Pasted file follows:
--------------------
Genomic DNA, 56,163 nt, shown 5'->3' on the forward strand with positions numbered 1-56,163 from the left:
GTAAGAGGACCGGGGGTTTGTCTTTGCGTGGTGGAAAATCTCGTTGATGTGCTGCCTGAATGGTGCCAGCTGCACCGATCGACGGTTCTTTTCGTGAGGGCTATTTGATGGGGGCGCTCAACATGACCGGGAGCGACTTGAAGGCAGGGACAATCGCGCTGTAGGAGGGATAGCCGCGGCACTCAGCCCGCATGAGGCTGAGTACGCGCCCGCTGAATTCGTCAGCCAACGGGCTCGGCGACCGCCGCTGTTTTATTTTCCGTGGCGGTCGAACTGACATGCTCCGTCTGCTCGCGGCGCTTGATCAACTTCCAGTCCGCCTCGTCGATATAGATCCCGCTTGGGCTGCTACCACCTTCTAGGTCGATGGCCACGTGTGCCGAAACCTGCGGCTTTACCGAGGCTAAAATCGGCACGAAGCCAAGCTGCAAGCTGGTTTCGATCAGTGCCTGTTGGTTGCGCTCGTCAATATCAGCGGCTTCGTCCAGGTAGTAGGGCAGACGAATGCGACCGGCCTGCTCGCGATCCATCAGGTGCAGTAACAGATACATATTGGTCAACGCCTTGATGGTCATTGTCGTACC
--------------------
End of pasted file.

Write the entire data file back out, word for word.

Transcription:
Genomic DNA, 56,163 nt, shown 5'->3' on the forward strand with positions numbered 1-56,163 from the left:
GTAAGAGGACCGGGGGTTTGTCTTTGCGTGGTGGAAAATCTCGTTGATGTGCTGCCTGAATGGTGCCAGCTGCACCGATCGACGGTTCTTTTCGTGAGGGCTATTTGATGGGGGCGCTCAACATGACCGGGAGCGACTTGAAGGCAGGGACAATCGCGCTGTAGGAGGGATAGCCGCGGCACTCAGCCCGCATGAGGCTGAGTACGCGCCCGCTGAATTCGTCAGCCAACGGGCTCGGCGACCGCCGCTGTTTTATTTTCCGTGGCGGTCGAACTGACATGCTCCGTCTGCTCGCGGCGCTTGATCAACTTCCAGTCCGCCTCGTCGATATAGATCCCGCTTGGGCTGCTACCACCTTCTAGGTCGATGGCCACGTGTGCCGAAACCTGCGGCTTTACCGAGGCTAAAATCGGCACGAAGCCAAGCTGCAAGCTGGTTTCGATCAGTGCCTGTTGGTTGCGCTCGTCAATATCAGCGGCTTCGTCCAGGTAGTAGGGCAGACGAATGCGACCGGCCTGCTCGCGATCCATCAGGTGCAGTAACAGATACATATTGGTCAACGCCTTGATGGTCATTGTCGTACC